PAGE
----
The highlight for Alan was swimming with the huge manta rays which visited the anchorage every day. They spent hours feeding, swimming up and down the bay, their wing tips breaking the water giving snorkelers advance warning of their presence. We estimated the biggest manta ray to be about 3 metres across, wing tip to wing tip. When this big fella swam towards Alan he did some quick back peddling to get out of its way.

At Uligamu we met up with Largo Star and Silver Fern, our kiwi buddies, as arranged. They had both bypassed Sri Lanka opting to spend the time enjoying the snorkeling and socializing of the Uligamu anchorage. As with all stops some of the time is spent on boat projects. We had filthy ropes from our Galle mooring to clean, Bryce came and helped Alan bleed the hydraulics so all the oil could get around our new springs. Alan had put the new springs in, in Galle and the steering had behaved well to the Maldives but there was obviously some air in the system stopping all the oil being replaced. Between the boat jobs, swimming etc there was time for socializing and the ongoing discussions about the whys and wherefores and pros and cons of the next leg of our journey. We left Maldives 2 days ago with Silver Fern, a day after Largo Star, some of the steps of the next few weeks undecided but what is decided that we would keep in contact twice daily on the SSB and meet up in our next destination in about 10 days. The question is who will catch the first fish, 2 days in we are still waiting.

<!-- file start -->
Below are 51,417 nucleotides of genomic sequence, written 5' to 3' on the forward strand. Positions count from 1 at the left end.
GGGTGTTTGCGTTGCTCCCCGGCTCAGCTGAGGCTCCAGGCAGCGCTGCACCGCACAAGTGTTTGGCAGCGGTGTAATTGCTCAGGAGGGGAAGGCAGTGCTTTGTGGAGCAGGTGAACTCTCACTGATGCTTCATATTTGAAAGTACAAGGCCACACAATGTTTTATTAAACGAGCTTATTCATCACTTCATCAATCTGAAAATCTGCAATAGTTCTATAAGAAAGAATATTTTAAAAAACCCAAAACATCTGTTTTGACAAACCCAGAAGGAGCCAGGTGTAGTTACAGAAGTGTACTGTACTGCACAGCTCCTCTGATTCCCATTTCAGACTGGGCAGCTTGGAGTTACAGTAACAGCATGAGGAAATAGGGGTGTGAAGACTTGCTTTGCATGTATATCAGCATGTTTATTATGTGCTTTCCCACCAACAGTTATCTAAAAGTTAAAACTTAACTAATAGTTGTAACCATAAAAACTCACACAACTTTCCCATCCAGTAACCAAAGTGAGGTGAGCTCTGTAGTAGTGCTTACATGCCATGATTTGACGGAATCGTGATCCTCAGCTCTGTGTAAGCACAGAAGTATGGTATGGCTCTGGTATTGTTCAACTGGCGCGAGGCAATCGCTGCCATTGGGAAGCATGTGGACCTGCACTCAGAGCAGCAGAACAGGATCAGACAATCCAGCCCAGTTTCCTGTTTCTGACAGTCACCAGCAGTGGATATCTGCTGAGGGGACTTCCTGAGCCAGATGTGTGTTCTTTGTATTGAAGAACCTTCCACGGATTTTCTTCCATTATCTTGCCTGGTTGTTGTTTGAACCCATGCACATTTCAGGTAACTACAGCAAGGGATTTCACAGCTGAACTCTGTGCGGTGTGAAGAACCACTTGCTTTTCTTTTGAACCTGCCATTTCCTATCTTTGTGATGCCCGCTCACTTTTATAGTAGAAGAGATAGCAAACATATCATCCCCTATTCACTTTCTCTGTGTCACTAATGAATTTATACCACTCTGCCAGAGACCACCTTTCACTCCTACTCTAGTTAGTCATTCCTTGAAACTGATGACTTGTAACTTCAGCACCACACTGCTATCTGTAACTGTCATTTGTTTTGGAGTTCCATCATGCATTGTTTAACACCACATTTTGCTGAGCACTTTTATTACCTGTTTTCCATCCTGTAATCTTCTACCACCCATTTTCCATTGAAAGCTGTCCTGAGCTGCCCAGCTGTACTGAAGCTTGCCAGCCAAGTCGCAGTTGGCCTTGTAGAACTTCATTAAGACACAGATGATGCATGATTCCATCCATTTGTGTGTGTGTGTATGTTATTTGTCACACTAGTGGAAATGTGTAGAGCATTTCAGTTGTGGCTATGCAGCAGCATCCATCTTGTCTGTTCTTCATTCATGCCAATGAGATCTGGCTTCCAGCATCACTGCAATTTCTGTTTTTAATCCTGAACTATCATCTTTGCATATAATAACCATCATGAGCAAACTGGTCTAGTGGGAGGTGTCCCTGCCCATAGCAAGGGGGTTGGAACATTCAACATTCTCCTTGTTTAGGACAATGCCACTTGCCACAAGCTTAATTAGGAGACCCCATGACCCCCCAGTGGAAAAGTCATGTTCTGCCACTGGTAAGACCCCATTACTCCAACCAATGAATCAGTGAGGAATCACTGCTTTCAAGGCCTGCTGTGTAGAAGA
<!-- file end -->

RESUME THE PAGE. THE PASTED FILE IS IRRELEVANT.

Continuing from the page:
Comments
Vessel Name: Tuatara
Vessel Make/Model: Alan Wright 51
Hailing Port: Opua NZ
Crew: Alan and Jean Ward

Sailing in the Pacific

Who: Alan and Jean Ward
Port: Opua NZ